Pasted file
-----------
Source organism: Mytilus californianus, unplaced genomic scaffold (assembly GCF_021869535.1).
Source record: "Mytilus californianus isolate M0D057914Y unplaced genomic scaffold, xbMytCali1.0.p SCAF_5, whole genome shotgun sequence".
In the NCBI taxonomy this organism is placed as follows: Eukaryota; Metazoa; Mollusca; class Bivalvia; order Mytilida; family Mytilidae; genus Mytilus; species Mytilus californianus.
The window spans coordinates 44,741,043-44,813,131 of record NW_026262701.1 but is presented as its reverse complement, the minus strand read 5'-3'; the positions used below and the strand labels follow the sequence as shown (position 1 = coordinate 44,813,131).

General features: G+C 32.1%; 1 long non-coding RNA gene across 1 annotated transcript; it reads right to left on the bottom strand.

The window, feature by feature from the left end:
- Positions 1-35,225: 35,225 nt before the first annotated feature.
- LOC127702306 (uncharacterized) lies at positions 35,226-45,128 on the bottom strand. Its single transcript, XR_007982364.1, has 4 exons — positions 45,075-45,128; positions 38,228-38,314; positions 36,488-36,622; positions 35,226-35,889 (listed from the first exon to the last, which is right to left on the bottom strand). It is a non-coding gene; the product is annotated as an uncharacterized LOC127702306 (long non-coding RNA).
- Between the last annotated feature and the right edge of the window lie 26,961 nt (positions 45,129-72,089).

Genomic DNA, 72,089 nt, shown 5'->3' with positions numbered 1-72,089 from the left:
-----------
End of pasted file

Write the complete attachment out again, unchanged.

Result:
Source organism: Mytilus californianus, unplaced genomic scaffold (assembly GCF_021869535.1).
Source record: "Mytilus californianus isolate M0D057914Y unplaced genomic scaffold, xbMytCali1.0.p SCAF_5, whole genome shotgun sequence".
In the NCBI taxonomy this organism is placed as follows: Eukaryota; Metazoa; Mollusca; class Bivalvia; order Mytilida; family Mytilidae; genus Mytilus; species Mytilus californianus.
The window spans coordinates 44,741,043-44,813,131 of record NW_026262701.1 but is presented as its reverse complement, the minus strand read 5'-3'; the positions used below and the strand labels follow the sequence as shown (position 1 = coordinate 44,813,131).

General features: G+C 32.1%; 1 long non-coding RNA gene across 1 annotated transcript; it reads right to left on the bottom strand.

The window, feature by feature from the left end:
- Positions 1-35,225: 35,225 nt before the first annotated feature.
- LOC127702306 (uncharacterized) lies at positions 35,226-45,128 on the bottom strand. Its single transcript, XR_007982364.1, has 4 exons — positions 45,075-45,128; positions 38,228-38,314; positions 36,488-36,622; positions 35,226-35,889 (listed from the first exon to the last, which is right to left on the bottom strand). It is a non-coding gene; the product is annotated as an uncharacterized LOC127702306 (long non-coding RNA).
- Between the last annotated feature and the right edge of the window lie 26,961 nt (positions 45,129-72,089).

Genomic DNA, 72,089 nt, shown 5'->3' with positions numbered 1-72,089 from the left: